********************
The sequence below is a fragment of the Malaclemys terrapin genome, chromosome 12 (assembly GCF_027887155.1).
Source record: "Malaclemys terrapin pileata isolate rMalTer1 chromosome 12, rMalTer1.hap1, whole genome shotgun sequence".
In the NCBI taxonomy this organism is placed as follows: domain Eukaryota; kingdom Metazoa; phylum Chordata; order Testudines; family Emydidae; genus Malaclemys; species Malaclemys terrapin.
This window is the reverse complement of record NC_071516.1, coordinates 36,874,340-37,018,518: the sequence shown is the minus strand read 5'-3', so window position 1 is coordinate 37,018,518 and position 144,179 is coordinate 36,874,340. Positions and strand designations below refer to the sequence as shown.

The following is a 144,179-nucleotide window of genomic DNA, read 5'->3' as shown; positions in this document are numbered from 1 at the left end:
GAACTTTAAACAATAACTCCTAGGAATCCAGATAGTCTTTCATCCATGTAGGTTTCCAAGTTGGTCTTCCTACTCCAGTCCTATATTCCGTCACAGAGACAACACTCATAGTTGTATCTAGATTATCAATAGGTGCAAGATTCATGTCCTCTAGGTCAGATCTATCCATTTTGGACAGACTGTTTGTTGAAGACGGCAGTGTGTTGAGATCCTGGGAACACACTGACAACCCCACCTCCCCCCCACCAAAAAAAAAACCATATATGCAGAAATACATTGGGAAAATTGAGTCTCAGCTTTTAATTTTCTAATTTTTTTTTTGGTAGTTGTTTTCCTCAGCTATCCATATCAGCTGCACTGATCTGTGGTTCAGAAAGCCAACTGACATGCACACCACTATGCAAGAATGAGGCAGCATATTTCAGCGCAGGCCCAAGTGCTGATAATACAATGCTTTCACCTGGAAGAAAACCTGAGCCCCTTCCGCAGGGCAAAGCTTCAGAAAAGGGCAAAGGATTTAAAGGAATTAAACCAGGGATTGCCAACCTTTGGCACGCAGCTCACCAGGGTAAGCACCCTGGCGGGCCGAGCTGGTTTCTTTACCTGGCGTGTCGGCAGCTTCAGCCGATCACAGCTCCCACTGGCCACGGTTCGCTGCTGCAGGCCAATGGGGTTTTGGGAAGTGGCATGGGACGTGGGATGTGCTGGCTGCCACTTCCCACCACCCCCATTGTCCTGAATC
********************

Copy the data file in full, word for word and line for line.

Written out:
The sequence below is a fragment of the Malaclemys terrapin genome, chromosome 12 (assembly GCF_027887155.1).
Source record: "Malaclemys terrapin pileata isolate rMalTer1 chromosome 12, rMalTer1.hap1, whole genome shotgun sequence".
In the NCBI taxonomy this organism is placed as follows: domain Eukaryota; kingdom Metazoa; phylum Chordata; order Testudines; family Emydidae; genus Malaclemys; species Malaclemys terrapin.
This window is the reverse complement of record NC_071516.1, coordinates 36,874,340-37,018,518: the sequence shown is the minus strand read 5'-3', so window position 1 is coordinate 37,018,518 and position 144,179 is coordinate 36,874,340. Positions and strand designations below refer to the sequence as shown.

The following is a 144,179-nucleotide window of genomic DNA, read 5'->3' as shown; positions in this document are numbered from 1 at the left end:
GAACTTTAAACAATAACTCCTAGGAATCCAGATAGTCTTTCATCCATGTAGGTTTCCAAGTTGGTCTTCCTACTCCAGTCCTATATTCCGTCACAGAGACAACACTCATAGTTGTATCTAGATTATCAATAGGTGCAAGATTCATGTCCTCTAGGTCAGATCTATCCATTTTGGACAGACTGTTTGTTGAAGACGGCAGTGTGTTGAGATCCTGGGAACACACTGACAACCCCACCTCCCCCCCACCAAAAAAAAAACCATATATGCAGAAATACATTGGGAAAATTGAGTCTCAGCTTTTAATTTTCTAATTTTTTTTTTGGTAGTTGTTTTCCTCAGCTATCCATATCAGCTGCACTGATCTGTGGTTCAGAAAGCCAACTGACATGCACACCACTATGCAAGAATGAGGCAGCATATTTCAGCGCAGGCCCAAGTGCTGATAATACAATGCTTTCACCTGGAAGAAAACCTGAGCCCCTTCCGCAGGGCAAAGCTTCAGAAAAGGGCAAAGGATTTAAAGGAATTAAACCAGGGATTGCCAACCTTTGGCACGCAGCTCACCAGGGTAAGCACCCTGGCGGGCCGAGCTGGTTTCTTTACCTGGCGTGTCGGCAGCTTCAGCCGATCACAGCTCCCACTGGCCACGGTTCGCTGCTGCAGGCCAATGGGGTTTTGGGAAGTGGCATGGGACGTGGGATGTGCTGGCTGCCACTTCCCACCACCCCCATTGTCCTGAATC